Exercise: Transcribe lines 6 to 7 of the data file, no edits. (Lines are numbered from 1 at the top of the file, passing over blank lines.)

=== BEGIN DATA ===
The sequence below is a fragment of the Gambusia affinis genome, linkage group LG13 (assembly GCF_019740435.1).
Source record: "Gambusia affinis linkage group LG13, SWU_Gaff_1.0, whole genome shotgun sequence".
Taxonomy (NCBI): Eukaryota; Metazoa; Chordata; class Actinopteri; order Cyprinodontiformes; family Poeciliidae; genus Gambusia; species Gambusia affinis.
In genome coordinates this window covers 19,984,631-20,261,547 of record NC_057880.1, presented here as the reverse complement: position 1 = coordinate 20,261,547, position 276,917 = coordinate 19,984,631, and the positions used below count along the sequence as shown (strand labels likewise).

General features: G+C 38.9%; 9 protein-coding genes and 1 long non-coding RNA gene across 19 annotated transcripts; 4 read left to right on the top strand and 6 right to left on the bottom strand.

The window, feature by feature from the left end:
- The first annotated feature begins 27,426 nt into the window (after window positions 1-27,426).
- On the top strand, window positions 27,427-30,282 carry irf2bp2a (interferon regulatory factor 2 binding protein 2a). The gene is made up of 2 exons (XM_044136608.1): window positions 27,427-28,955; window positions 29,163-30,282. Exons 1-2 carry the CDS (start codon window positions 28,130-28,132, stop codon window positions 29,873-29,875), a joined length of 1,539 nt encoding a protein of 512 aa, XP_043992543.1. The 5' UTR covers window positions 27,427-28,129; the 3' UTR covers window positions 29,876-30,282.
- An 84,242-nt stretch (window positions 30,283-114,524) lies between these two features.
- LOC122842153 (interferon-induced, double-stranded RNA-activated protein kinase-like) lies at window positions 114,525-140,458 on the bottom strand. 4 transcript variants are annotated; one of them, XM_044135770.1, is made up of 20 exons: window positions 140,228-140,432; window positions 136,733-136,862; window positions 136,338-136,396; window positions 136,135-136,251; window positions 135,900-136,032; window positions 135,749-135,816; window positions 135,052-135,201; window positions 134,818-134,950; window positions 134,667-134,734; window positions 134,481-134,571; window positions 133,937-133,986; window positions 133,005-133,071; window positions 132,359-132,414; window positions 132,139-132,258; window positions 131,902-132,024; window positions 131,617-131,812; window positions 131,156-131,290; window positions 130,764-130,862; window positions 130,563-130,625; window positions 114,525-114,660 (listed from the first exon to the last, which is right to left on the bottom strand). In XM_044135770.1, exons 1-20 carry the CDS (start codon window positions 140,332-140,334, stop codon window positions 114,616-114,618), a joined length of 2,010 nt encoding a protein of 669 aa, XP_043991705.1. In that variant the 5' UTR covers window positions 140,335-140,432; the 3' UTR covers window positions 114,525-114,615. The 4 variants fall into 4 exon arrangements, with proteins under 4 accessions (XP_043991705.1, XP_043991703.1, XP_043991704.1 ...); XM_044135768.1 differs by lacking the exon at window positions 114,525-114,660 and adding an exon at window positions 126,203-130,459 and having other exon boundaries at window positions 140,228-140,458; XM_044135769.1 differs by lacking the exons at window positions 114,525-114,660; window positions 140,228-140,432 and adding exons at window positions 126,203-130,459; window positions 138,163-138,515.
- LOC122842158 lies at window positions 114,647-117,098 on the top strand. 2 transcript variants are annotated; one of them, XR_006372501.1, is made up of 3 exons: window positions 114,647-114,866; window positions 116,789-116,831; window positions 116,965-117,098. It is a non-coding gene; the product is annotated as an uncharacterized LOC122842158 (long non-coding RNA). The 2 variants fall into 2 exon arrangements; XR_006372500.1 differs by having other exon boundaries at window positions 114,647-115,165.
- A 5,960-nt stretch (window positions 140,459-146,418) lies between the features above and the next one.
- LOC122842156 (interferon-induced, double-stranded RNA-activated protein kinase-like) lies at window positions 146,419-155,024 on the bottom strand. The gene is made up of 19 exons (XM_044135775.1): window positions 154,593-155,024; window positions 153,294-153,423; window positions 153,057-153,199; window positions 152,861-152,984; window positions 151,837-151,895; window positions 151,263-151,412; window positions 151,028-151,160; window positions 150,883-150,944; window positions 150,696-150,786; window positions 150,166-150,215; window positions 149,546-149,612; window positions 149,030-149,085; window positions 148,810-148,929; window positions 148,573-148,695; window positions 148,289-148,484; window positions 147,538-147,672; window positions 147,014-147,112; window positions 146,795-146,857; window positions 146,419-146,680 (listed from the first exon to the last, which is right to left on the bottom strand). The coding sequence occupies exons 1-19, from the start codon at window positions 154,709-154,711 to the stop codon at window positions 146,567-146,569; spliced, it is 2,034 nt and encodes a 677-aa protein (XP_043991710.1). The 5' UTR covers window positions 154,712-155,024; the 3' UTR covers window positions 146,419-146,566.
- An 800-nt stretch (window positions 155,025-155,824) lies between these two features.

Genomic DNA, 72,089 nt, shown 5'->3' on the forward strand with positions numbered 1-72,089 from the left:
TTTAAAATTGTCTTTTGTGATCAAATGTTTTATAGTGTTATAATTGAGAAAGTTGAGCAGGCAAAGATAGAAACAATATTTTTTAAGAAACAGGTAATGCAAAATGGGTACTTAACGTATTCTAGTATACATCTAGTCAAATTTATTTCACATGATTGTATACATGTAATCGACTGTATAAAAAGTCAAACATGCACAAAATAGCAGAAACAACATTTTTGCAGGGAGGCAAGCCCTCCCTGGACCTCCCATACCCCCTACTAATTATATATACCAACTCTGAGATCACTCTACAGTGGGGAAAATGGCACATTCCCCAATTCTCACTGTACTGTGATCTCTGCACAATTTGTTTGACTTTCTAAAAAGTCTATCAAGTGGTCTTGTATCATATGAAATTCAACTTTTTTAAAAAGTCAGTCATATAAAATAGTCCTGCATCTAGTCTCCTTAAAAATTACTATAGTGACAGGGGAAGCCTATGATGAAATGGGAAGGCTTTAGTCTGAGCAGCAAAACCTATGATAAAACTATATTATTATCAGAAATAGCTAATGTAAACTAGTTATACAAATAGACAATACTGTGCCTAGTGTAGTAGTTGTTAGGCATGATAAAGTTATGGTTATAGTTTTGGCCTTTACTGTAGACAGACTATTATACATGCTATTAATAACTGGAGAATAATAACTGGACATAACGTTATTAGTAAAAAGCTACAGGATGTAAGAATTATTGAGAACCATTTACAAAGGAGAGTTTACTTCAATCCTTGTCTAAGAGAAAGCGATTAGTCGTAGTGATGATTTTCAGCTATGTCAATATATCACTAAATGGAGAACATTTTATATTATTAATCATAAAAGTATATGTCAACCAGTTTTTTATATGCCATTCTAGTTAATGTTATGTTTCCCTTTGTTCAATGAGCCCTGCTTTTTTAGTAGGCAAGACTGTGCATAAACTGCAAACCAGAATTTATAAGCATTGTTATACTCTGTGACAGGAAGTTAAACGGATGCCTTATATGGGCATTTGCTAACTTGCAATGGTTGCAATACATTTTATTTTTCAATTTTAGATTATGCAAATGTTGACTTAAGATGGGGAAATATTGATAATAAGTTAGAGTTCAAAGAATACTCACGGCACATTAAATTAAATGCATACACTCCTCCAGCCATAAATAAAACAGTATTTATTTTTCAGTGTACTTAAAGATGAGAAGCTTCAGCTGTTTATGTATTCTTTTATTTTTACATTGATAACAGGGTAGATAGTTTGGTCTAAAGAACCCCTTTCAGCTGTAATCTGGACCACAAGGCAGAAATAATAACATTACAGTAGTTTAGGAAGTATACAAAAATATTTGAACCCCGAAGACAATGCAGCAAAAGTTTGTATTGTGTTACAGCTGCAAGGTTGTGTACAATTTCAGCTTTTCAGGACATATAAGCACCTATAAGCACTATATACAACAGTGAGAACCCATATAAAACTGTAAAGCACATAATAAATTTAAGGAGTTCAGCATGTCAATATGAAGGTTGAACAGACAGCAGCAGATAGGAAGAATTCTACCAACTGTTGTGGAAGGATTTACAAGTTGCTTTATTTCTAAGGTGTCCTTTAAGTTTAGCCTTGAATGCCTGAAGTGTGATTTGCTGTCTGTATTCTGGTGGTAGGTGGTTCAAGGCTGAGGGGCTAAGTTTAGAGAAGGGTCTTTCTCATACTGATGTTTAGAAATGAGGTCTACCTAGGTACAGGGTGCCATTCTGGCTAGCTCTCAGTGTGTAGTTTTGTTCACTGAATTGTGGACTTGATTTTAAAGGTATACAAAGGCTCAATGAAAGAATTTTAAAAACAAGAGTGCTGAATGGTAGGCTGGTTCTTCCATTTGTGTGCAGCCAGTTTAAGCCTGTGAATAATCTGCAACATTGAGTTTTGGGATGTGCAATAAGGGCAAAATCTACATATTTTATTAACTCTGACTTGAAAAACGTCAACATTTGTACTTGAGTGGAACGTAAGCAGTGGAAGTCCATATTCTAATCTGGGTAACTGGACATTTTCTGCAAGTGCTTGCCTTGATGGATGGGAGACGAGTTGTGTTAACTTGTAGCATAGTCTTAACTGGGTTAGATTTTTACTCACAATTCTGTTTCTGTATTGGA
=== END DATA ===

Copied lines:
The window, feature by feature from the left end:
- The first annotated feature begins 27,426 nt into the window (after window positions 1-27,426).